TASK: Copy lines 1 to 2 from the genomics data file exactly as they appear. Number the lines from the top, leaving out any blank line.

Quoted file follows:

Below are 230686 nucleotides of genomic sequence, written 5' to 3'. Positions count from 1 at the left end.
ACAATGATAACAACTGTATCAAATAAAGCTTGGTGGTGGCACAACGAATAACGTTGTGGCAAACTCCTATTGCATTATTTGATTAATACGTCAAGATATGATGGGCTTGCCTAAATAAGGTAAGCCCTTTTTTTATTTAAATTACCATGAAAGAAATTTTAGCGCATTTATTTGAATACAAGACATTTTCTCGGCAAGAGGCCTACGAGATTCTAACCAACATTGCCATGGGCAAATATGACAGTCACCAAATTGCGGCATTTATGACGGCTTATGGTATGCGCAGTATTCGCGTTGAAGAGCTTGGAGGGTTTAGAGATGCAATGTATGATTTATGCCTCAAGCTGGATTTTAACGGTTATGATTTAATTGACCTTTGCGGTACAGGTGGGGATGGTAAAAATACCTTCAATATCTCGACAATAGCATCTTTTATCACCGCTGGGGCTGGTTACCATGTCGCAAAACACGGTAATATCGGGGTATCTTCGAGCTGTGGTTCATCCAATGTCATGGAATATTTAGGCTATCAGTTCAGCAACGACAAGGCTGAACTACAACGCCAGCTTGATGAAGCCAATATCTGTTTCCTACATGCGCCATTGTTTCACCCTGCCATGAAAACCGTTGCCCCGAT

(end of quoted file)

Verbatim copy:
Below are 230686 nucleotides of genomic sequence, written 5' to 3'. Positions count from 1 at the left end.
ACAATGATAACAACTGTATCAAATAAAGCTTGGTGGTGGCACAACGAATAACGTTGTGGCAAACTCCTATTGCATTATTTGATTAATACGTCAAGATATGATGGGCTTGCCTAAATAAGGTAAGCCCTTTTTTTATTTAAATTACCATGAAAGAAATTTTAGCGCATTTATTTGAATACAAGACATTTTCTCGGCAAGAGGCCTACGAGATTCTAACCAACATTGCCATGGGCAAATATGACAGTCACCAAATTGCGGCATTTATGACGGCTTATGGTATGCGCAGTATTCGCGTTGAAGAGCTTGGAGGGTTTAGAGATGCAATGTATGATTTATGCCTCAAGCTGGATTTTAACGGTTATGATTTAATTGACCTTTGCGGTACAGGTGGGGATGGTAAAAATACCTTCAATATCTCGACAATAGCATCTTTTATCACCGCTGGGGCTGGTTACCATGTCGCAAAACACGGTAATATCGGGGTATCTTCGAGCTGTGGTTCATCCAATGTCATGGAATATTTAGGCTATCAGTTCAGCAACGACAAGGCTGAACTACAACGCCAGCTTGATGAAGCCAATATCTGTTTCCTACATGCGCCATTGTTTCACCCTGCCATGAAAACCGTTGCCCCGAT